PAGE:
Jean-Jacques Cornish

Constitutional Court issued damning judgment that President Jacob Zuma flouted the constitution

There have been calls for the impeachment of President Jacob Zuma and the dissolution of Parliament after South Africa’s highest court found that both had flouted the constitution  by using public funds on a 15-million euro upgrade to his private residence.

The Constitutional Court ordered Zuma to repay the money spent on non-security improvements.

His office says he’ll reflect on the judgment and consulting with the parties invovled

The ruling African National Congress says it notes and respects the court’s decision

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Chief Justice Mogoeng Mogeong’a damning verdict is another body blow to the beleaguered South African president.

His rebuke comes as Zuma fights back against separate allegations that a wealthy Indian family has influenced ministerial appointments in a scandal that has rocked his government.

The Economic Freedom Fighters, who brought the action, is calling it a vindication of its pay back the money campaign.

EFF leader Julius Malema calls on the ANC to do the right thing and recall the president.

Democratic Alliance leader Mmusi Maimani says  Zuma’s action amounts to a serious violation of the Constitution,

He says the party’s  officially begun the process to impeach Zuma.

The ANC is likely to see this off because it has 59 percent of parliamentary seats.

However,  opposition parties hope today’s  (Thursday’s )ruling will buoy their performance in local elections expected in May.

Former Trade Union Confederation leader Zwelinzima Vavi says the people must take to the streets to ensure Zuma’s departure.

Bantu Holomisa, heading the United Democratic Movement says the ANC must remove Zuma as a football  coach would ensure a red-carded player left the field without delay.

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Jean-Jacques Cornish is a journalist and broadcaster who has been involved in the media all his adult life.

Starting as a reporter on his hometown newspaper, he moved briefly to then Rhodesia before returning to South Africa to become a parliamentary correspondent with the South African Press Association. He was sent to London as Sapa’s London editor and also served as special correspondent to the United Nations. He joined the then Argus group in London as political correspondent.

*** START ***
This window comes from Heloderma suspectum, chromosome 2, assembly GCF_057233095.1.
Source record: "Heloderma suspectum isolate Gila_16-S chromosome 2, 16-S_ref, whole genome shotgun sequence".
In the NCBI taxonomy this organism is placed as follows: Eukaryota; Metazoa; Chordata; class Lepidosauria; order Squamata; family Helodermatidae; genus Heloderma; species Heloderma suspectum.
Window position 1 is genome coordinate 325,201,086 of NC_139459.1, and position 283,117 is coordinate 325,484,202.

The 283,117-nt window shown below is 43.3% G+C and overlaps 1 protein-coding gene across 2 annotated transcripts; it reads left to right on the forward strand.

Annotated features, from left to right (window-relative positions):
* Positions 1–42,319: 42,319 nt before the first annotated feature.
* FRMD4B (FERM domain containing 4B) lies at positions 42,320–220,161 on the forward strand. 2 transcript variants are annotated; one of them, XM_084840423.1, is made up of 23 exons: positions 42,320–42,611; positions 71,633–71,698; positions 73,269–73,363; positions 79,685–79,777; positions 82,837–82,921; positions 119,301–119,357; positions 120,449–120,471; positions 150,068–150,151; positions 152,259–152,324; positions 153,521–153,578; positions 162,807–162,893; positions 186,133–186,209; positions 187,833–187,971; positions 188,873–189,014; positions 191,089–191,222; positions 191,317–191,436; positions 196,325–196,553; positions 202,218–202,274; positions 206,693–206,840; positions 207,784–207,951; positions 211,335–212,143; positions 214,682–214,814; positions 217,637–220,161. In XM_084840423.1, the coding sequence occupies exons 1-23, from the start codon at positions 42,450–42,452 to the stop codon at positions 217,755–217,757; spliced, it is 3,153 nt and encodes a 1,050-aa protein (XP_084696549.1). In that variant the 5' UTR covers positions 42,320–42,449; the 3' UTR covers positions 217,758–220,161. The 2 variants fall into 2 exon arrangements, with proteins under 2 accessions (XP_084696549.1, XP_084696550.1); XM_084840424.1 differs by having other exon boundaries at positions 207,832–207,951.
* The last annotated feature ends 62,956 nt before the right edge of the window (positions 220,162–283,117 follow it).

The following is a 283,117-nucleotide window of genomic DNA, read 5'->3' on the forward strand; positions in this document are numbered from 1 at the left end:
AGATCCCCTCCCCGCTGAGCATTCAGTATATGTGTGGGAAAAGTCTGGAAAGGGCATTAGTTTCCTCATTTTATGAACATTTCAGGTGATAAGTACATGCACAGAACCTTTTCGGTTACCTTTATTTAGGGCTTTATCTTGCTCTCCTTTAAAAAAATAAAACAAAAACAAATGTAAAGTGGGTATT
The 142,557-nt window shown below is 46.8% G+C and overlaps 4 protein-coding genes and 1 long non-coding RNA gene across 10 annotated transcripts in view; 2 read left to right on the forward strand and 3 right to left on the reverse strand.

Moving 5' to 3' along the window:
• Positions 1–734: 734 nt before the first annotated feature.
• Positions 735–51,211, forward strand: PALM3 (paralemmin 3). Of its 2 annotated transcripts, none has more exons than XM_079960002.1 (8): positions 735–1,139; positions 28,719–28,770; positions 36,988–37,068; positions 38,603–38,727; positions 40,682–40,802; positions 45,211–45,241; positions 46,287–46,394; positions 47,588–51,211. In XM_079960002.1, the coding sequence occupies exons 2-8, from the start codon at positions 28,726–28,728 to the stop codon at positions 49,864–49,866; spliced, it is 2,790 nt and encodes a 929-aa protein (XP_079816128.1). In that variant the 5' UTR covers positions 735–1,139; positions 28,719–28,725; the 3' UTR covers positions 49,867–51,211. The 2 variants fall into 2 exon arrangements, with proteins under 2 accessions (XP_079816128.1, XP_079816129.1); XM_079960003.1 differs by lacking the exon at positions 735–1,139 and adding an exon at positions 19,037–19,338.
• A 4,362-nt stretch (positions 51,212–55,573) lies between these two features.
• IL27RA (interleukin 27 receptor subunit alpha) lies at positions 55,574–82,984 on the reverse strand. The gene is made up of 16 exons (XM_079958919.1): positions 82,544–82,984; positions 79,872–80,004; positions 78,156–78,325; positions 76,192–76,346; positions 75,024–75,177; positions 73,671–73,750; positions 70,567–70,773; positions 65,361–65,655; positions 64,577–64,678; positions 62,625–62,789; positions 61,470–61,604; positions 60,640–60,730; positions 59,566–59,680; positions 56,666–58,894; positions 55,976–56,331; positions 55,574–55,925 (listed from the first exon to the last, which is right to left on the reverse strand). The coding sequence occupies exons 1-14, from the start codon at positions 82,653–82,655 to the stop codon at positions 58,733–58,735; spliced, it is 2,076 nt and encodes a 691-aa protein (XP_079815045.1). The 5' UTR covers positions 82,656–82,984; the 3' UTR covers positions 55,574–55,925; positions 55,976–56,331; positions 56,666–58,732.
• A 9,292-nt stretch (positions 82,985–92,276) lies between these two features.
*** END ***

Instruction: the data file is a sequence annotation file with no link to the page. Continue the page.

Returning to South Africa after 12 years abroad, he was assistant editor on the Pretoria News for a decade before becoming editor of the Star and SA Times for five years.

Since 1999 he’s been an independent journalist writing and broadcasting – mainly about Africa – for Talk Radio 702 and 567 Cape
Talk, Radio France International, PressTV, Radio Live New Zealand, Business Day, Mail & Guardian, the BBC, Agence France Press,
Business in Africa, Leadership, India Today, the South African Institute for International Affairs and the Institute for Security Studies.

He has hosted current affairs talk shows on Talk Radio 702 and 567 Cape Talk. He appears as an African affairs pundit on SABC Africa and CNBC Africa.
He lectured in contemporary studies to journalism students at the Tshwane University of Technology and the University of Pretoria.

He speaks on African affairs to corporate and other audiences.
He has been officially invited as a journalist to more than 30 countries. He was the winner of the 2007 SADC award for radio journalism.

He’s been a member of the EISA team observing elections in Somaliland, Democratic Republic of Congo, Madagascar, Zimbabwe, Egypt and Tunsiai.

In October 2009 he headed a group of 39 African journalists to the 60th anniversary celebrations of the Peoples’ Republic of China.

In January 2010 he joined a rescue and paramedical team to earthquake struck Haiti.

He is immediate past president of the Alliance Francaise of Pretoria.

Jean-Jacques is a director of Giant Media. The company was given access to Nelson Mandela in his retirement years until 2009.
He is co-producer of the hour-long documentary Mandela at 90 that was broadcast on BBC in January 2009.